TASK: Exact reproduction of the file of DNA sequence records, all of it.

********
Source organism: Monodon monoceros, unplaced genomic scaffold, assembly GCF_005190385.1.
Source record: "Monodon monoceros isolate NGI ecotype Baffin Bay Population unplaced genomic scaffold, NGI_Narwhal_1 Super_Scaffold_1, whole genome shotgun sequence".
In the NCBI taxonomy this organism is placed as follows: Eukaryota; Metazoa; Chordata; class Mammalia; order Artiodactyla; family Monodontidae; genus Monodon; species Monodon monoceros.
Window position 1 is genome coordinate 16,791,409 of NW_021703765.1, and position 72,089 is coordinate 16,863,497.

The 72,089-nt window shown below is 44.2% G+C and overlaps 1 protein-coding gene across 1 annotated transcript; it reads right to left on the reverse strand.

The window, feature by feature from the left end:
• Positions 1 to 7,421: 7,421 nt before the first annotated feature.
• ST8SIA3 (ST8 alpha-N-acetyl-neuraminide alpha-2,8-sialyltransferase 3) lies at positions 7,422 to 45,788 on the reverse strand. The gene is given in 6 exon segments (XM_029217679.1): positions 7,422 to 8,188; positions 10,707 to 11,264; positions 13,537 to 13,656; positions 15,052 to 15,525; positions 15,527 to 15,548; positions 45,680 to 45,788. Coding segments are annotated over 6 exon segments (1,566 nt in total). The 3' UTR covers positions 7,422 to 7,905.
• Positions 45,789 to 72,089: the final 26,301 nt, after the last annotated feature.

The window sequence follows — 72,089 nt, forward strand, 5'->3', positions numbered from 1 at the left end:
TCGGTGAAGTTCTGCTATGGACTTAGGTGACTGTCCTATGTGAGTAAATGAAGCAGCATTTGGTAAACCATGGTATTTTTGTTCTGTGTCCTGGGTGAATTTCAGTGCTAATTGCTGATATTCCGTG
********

Source organism: Monodon monoceros, unplaced genomic scaffold, assembly GCF_005190385.1.
Source record: "Monodon monoceros isolate NGI ecotype Baffin Bay Population unplaced genomic scaffold, NGI_Narwhal_1 Super_Scaffold_1, whole genome shotgun sequence".
In the NCBI taxonomy this organism is placed as follows: Eukaryota; Metazoa; Chordata; class Mammalia; order Artiodactyla; family Monodontidae; genus Monodon; species Monodon monoceros.
Window position 1 is genome coordinate 16,791,409 of NW_021703765.1, and position 72,089 is coordinate 16,863,497.

The 72,089-nt window shown below is 44.2% G+C and overlaps 1 protein-coding gene across 1 annotated transcript; it reads right to left on the reverse strand.

The window, feature by feature from the left end:
• Positions 1 to 7,421: 7,421 nt before the first annotated feature.
• ST8SIA3 (ST8 alpha-N-acetyl-neuraminide alpha-2,8-sialyltransferase 3) lies at positions 7,422 to 45,788 on the reverse strand. The gene is given in 6 exon segments (XM_029217679.1): positions 7,422 to 8,188; positions 10,707 to 11,264; positions 13,537 to 13,656; positions 15,052 to 15,525; positions 15,527 to 15,548; positions 45,680 to 45,788. Coding segments are annotated over 6 exon segments (1,566 nt in total). The 3' UTR covers positions 7,422 to 7,905.
• Positions 45,789 to 72,089: the final 26,301 nt, after the last annotated feature.

The window sequence follows — 72,089 nt, forward strand, 5'->3', positions numbered from 1 at the left end:
TCGGTGAAGTTCTGCTATGGACTTAGGTGACTGTCCTATGTGAGTAAATGAAGCAGCATTTGGTAAACCATGGTATTTTTGTTCTGTGTCCTGGGTGAATTTCAGTGCTAATTGCTGATATTCCGTG